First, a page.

Few Americans are aware of what Washington lost globally in the recent debt crisis. America has held a tight grip on the global imagination over the past 50 years or so. Now that grip has been significantly loosened. Over time, Americans will discover that they may have paid not only real but also permanent costs.
For starters, America has always provided the gold standard for democracy. For all its flaws, there was near universal admiration for America’s political system. Its checks and balances ensured stability and continuity. Many the world over have sought to emulate America’s democracy. America has also carried a tremendous amount of moral authority when it spoke to the world.
Now that moral authority has been eroded.
There is genuine shock in the minds of leading policymakers and thought leaders abroad that America’s political system, with all its checks and balances, could carry both the American economy and the global economy to the very edge of a financial precipice. People all around the world were genuinely scared that their lives would be destroyed by the reckless behavior in Washington D.C. I asked my wife if we should divest all of our dollar holdings. When the American political system is perceived to have endangered the lives of billions of people, admiration for it has naturally been dented, especially when many are aware that another crisis may surface in a matter of months. The Wikileaks episode taught us that American diplomats report foreign views faithfully. If recent American diplomatic cables could be declassified, there is no doubt about what they would say: America’s moral authority has been battered.
Another major loss will be in the geopolitical arena. The world is watching carefully the changing relative weights of America and China in the global system. In 1980, in PPP terms, America’s share of global GDP was 25 percent while China’s was 2.2 percent. Come 2017, the American share will decline to 17.6 percent and China’s will rise to 18 percent.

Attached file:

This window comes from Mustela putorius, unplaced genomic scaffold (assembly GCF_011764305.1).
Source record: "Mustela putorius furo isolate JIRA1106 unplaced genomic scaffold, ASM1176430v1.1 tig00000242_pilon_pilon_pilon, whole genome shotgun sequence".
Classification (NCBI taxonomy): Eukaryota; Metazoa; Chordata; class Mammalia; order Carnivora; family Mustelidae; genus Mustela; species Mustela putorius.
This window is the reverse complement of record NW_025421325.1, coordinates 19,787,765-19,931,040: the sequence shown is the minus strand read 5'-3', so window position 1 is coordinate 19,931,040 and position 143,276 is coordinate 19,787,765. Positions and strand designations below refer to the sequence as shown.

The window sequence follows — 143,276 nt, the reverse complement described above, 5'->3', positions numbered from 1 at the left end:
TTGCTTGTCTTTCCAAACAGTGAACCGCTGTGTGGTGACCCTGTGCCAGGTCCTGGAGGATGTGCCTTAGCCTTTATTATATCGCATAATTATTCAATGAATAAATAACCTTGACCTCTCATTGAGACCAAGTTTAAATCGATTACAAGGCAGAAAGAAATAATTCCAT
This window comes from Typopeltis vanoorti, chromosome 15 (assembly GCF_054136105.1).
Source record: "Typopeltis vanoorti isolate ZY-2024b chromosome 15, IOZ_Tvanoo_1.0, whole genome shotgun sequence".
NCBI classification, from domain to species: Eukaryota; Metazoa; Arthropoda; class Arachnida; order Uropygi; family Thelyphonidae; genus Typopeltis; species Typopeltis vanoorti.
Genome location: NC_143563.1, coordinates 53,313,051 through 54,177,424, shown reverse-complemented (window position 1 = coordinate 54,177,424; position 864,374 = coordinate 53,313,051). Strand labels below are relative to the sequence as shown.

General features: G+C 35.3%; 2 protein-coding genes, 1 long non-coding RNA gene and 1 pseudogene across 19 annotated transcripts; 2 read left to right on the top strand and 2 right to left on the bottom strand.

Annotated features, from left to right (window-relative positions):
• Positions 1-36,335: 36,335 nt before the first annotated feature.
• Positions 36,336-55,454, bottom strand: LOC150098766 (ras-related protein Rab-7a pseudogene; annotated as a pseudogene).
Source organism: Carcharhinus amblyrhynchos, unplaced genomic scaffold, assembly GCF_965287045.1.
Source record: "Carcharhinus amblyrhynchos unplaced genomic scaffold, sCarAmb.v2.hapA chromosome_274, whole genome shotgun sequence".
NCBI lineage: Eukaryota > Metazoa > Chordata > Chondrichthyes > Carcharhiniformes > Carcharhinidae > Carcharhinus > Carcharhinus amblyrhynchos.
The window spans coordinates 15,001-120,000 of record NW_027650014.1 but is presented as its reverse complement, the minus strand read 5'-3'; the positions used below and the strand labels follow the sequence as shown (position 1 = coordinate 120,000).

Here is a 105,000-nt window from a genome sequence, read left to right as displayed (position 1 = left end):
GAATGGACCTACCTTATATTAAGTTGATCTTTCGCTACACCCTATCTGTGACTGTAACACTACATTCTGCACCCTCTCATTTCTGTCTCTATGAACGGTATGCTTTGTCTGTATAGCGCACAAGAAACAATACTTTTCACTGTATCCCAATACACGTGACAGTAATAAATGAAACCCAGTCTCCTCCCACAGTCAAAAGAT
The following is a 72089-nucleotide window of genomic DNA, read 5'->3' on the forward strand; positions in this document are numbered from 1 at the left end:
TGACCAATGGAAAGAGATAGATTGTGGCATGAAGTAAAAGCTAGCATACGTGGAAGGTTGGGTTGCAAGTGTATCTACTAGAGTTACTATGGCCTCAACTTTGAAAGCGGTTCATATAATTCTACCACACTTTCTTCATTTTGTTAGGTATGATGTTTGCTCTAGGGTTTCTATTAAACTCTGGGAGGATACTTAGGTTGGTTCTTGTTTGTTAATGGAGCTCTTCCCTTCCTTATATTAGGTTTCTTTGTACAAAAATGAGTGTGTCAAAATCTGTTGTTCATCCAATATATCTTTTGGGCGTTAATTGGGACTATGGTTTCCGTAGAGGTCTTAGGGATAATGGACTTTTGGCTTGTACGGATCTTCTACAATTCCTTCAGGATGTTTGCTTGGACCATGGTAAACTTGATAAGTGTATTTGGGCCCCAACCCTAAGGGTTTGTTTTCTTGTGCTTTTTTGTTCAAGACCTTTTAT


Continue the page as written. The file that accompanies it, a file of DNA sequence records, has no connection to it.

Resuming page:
Even more dangerously, few Americans are aware of their changing fortunes. Most Americans seem convinced their country will remain the world’s leading power. No American politician dares to speak otherwise. Yet the vast majority of the world see an irreversible change occurring. American perceptions are not in sync with global perceptions. Quite the contrary. They are at odds with it.
Economic weight provides only one dimension of geopolitical power. Other dimensions matter as well. America’s strength was that it could provide global leadership. For all the headlines and speculation, China still is not in a position to pick up the slack. But things are changing here as well. I was in Bali for the APEC CEO Summit on October 7th. President Obama was unfortunately absent. China’s President, Xi Jinping, was there and made quite a splash. The excitement that greeted Xi’s arrival was palpable. Some of the more powerful countries saw firsthand a new world order in which America is distracted while China, by comparison, seems much more focused.
The third loss may prove to be the most serious. Today, America enjoys an “exorbitant privilege” of being able to print the world’s reserve currency. In my book, The Great Convergence, I spell out the massive advantages of this privilege to the American people. All this is possible because the rest of the world still has full faith and confidence in the U.S. dollar as the global reserve currency.
Such confidence is being slowly but steadily corroded.
Just read the regular announcements made at the BRICS summits. Each summit expresses concern over the fate of the U.S. dollar. Many countries have also begun to quietly hedge their bets. More and more trades will be done in other currencies, especially the Chinese yuan. London’s decision to become China’s first foreign offshore yuan trading center is a clear sign of where the new winds are blowing. The U.S. dollar is not going to lose its dominant position soon. But why even risk this exorbitant privilege that America has in the global system?
Is all lost? Can America change course? Of course it can.
America can certainly regain the strong grip it had on the global imagination. But to regain it Americans must first understand what they have lost. In the past eight years, I wrote three books trying to wake up Americans to new realities. None caught much American attention. Why not? I discovered to my surprise that Americans read books written by fellow Americans, not non-Americans.
So perhaps there is a small and simple change Americans can make. The American Declaration of Independence said that America should show “a decent respect to the opinions of mankind.” The first way to show respect is to listen to the opinions of mankind. And there is now an even more important reason to do so. Non-Americans make up 96 percent of the world’s population--and they are losing their awe for the country. Why not begin to understand that global opinion on America has changed so fast in recent years?
Kishore Mahbubani is Dean of the Lee Kuan Yew School of Public Policy, NUS, and author of The Great Convergence: Asia, the West, and the Logic of One World. Mahbubani previously served as Permanent Representative to the UN for Singapore and President of the United Nations Security Council.
Image: Offical U.S. Navy Imagery/Flickr